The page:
This idea that we must have economic activity all across the 550 square miles in Phoenix is killing our city and any hope we have to compete in the 21st century global marketplace that will be based on urban areas, urban activity, and urban economics. It may be very downtown-centric of me but there are two Phoenixes, if you will: there’s Phoenix proper, the urban part that is a much smaller size, say between I-17 on the west and south, SR-51 on the east, and Dunlap Avenue to the north. Then there’s the other part that I do not like to call Phoenix: the suburb of Phoenix that is subdivisions and sprawl, even if it is within the city limits of Phoenix. That other “Phoenix” is sucking all of the life from the Phoenix I know and love. When you’re both a suburb and central city, as Phoenix and “Phoenix” are, this is what happens.
All of the research and all of the trends suggest one thing: Downtowns of core cities will carry cities and regions forward, full stop. Even worse is this idea that Phoenix will succeed if our other suburban cities succeed. In a recent Twitter exchange I had with Jon Talton (@jontalton), author and Phoenix observer (and guest on an early episode of The Downtown Phoenix Podcast), he noted that “‘Regional’” is killing Phoenix. It’s the civic destruction without the entertainment value of Rob Ford.”
Other cities in our metropolitan area are certainly succeeding while downtown Phoenix falls behind. I have frequently praised Tempe for landing the new home for the U.S. national basketball team and State Farm Insurance developing in their downtown. I have publicly lauded Mesa and their former Mayor, Scott Smith, for the work done to bring quality economic development to downtown Mesa. If you would have told me 15 years ago that downtown Mesa would have a world-class performing arts center, light rail, and a nice downtown, I would have laughed at you. Outside of Arizona, we hear of developments moving specifically to downtown environments. California’s Active Network is moving their headquarters with 1,000 jobs to downtown Dallas.
What is the economic development strategy for downtown and midtown Phoenix? I fear to ask the next question, but I will: Is there one? I think it’s admirable that we are trying to have lots of incubator spaces and attract individual entrepreneurs but we need to ask: What is their economic impact compared to, say, the Sprouts Farmers Market headquarters? Or any headquarters for a major or emerging company? The lack of central-city economic stewards makes the downtown development case challenging, especially when the City of Phoenix has adopted the policy (in my estimation) that we need to spread the thin wealth of economic activity and development over the entire 550 square mile footprint.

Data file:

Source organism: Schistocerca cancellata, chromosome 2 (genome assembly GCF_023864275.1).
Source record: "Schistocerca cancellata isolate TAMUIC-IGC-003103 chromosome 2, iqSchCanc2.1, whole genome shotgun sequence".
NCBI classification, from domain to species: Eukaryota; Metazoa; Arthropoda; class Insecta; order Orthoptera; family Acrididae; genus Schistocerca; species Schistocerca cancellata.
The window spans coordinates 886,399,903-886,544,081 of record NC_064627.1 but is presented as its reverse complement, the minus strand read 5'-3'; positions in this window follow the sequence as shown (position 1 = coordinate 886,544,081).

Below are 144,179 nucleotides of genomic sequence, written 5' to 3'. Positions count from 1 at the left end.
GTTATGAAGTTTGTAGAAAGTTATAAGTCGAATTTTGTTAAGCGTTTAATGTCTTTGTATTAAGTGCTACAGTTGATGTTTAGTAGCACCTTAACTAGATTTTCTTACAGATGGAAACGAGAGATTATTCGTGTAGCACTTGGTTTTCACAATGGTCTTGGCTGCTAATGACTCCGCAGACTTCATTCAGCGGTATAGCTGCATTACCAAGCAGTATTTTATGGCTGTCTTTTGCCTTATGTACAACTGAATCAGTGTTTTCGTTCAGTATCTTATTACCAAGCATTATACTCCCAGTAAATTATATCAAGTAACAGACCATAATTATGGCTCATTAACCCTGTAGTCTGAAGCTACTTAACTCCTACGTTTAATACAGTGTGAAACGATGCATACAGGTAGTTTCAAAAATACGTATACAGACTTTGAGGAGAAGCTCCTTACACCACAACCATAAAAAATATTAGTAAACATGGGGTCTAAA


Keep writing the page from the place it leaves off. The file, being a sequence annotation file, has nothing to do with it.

Another troubling question that needs to be asked: Where have our central-city councilpeople been? Or what about the economic development groups that are tasked with downtown’s growth? My fears are that they were, again, asleep at the wheel. At last year’s overly contentious Phoenix City Council elections, one of the candidates said that they thought midtown Phoenix needed an economic development strategy; perhaps presciently, that same candidate called midtown an “inner city.” Absent an economic development strategy, we will become one in no time.
While we focus on walkability and creative temporary uses for undeveloped land in urban Phoenix, the good quality development—the stuff we want and so desperately need—moves away from here. We can have the most walkable streets and good urban design, if there’s nothing to walk to, then what’s the point?
This needs to be a wake-up call for all of us. We need to do better.
There’s a definite lack of seriousness in Phoenix. How can Phoenix become The Serious City?
[editor’s note: This essay provides context and a general theme for Series 2 episodes of our media project, The Downtown Phoenix Podcast, whose series 2 première and ninth episode in toto is set to be released next Monday, 7 July 2014. Subscribe and listen to its Series 1 episodes at downtownphoenixpodcast.com.]
By way of introduction, last week I was in conversation with a couple of people about the future of Phoenix and assessing its condition on a lot of issues. I think one of the most poignant questions asked of me if I had ever thought of leaving Phoenix for somewhere else. I sense they were taken aback by my answer: “Only every day.” Of course, I have no economic reason to leave here: I’d be taking a tremendous gamble that I’d find something elsewhere. In addition, my support network of friends, family, and colleagues are all here in this place. When further asked if this should make people think positively about coming or staying here, I replied, “It shouldn’t. It should give people pause and make us assess the urban condition here to make the necessary policy and design interventions so this place can be economically viable in the global economy.”